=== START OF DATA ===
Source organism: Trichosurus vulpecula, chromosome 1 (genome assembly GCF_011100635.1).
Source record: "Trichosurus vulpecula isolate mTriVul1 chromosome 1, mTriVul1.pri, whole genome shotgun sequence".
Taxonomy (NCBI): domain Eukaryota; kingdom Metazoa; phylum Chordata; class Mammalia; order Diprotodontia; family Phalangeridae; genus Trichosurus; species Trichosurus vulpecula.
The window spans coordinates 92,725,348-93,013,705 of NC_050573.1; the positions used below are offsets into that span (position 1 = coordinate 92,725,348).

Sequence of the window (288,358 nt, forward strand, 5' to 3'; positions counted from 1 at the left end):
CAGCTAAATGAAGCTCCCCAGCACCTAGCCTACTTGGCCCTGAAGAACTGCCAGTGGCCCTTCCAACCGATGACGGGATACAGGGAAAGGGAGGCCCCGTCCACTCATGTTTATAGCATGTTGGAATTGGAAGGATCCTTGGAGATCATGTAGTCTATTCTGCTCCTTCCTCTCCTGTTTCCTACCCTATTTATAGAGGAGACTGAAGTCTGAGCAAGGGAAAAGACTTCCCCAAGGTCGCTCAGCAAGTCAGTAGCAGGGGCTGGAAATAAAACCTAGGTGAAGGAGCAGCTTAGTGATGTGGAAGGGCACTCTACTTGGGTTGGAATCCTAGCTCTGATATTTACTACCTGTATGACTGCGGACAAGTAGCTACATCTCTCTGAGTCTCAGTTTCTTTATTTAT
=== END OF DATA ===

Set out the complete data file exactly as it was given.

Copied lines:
Source organism: Trichosurus vulpecula, chromosome 1 (genome assembly GCF_011100635.1).
Source record: "Trichosurus vulpecula isolate mTriVul1 chromosome 1, mTriVul1.pri, whole genome shotgun sequence".
Taxonomy (NCBI): domain Eukaryota; kingdom Metazoa; phylum Chordata; class Mammalia; order Diprotodontia; family Phalangeridae; genus Trichosurus; species Trichosurus vulpecula.
The window spans coordinates 92,725,348-93,013,705 of NC_050573.1; the positions used below are offsets into that span (position 1 = coordinate 92,725,348).

Sequence of the window (288,358 nt, forward strand, 5' to 3'; positions counted from 1 at the left end):
CAGCTAAATGAAGCTCCCCAGCACCTAGCCTACTTGGCCCTGAAGAACTGCCAGTGGCCCTTCCAACCGATGACGGGATACAGGGAAAGGGAGGCCCCGTCCACTCATGTTTATAGCATGTTGGAATTGGAAGGATCCTTGGAGATCATGTAGTCTATTCTGCTCCTTCCTCTCCTGTTTCCTACCCTATTTATAGAGGAGACTGAAGTCTGAGCAAGGGAAAAGACTTCCCCAAGGTCGCTCAGCAAGTCAGTAGCAGGGGCTGGAAATAAAACCTAGGTGAAGGAGCAGCTTAGTGATGTGGAAGGGCACTCTACTTGGGTTGGAATCCTAGCTCTGATATTTACTACCTGTATGACTGCGGACAAGTAGCTACATCTCTCTGAGTCTCAGTTTCTTTATTTAT